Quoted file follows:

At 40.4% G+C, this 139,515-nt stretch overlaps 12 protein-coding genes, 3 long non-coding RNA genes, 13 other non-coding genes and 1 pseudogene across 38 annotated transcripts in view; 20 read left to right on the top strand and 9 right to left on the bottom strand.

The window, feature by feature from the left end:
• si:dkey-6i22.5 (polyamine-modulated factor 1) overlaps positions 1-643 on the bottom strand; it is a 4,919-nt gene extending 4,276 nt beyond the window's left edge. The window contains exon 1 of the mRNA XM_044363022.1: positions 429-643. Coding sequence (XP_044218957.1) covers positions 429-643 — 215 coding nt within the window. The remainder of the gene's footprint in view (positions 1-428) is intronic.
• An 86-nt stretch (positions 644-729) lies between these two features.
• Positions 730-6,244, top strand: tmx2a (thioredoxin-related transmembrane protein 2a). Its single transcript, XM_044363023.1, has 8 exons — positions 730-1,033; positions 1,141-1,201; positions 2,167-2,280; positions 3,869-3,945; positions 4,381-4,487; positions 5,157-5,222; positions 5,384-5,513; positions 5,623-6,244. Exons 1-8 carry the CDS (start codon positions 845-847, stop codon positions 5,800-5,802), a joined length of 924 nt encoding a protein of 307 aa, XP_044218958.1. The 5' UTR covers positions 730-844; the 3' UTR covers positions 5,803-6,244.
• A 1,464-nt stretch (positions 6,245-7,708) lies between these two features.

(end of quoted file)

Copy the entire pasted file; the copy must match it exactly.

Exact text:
At 40.4% G+C, this 139,515-nt stretch overlaps 12 protein-coding genes, 3 long non-coding RNA genes, 13 other non-coding genes and 1 pseudogene across 38 annotated transcripts in view; 20 read left to right on the top strand and 9 right to left on the bottom strand.

The window, feature by feature from the left end:
• si:dkey-6i22.5 (polyamine-modulated factor 1) overlaps positions 1-643 on the bottom strand; it is a 4,919-nt gene extending 4,276 nt beyond the window's left edge. The window contains exon 1 of the mRNA XM_044363022.1: positions 429-643. Coding sequence (XP_044218957.1) covers positions 429-643 — 215 coding nt within the window. The remainder of the gene's footprint in view (positions 1-428) is intronic.
• An 86-nt stretch (positions 644-729) lies between these two features.
• Positions 730-6,244, top strand: tmx2a (thioredoxin-related transmembrane protein 2a). Its single transcript, XM_044363023.1, has 8 exons — positions 730-1,033; positions 1,141-1,201; positions 2,167-2,280; positions 3,869-3,945; positions 4,381-4,487; positions 5,157-5,222; positions 5,384-5,513; positions 5,623-6,244. Exons 1-8 carry the CDS (start codon positions 845-847, stop codon positions 5,800-5,802), a joined length of 924 nt encoding a protein of 307 aa, XP_044218958.1. The 5' UTR covers positions 730-844; the 3' UTR covers positions 5,803-6,244.
• A 1,464-nt stretch (positions 6,245-7,708) lies between these two features.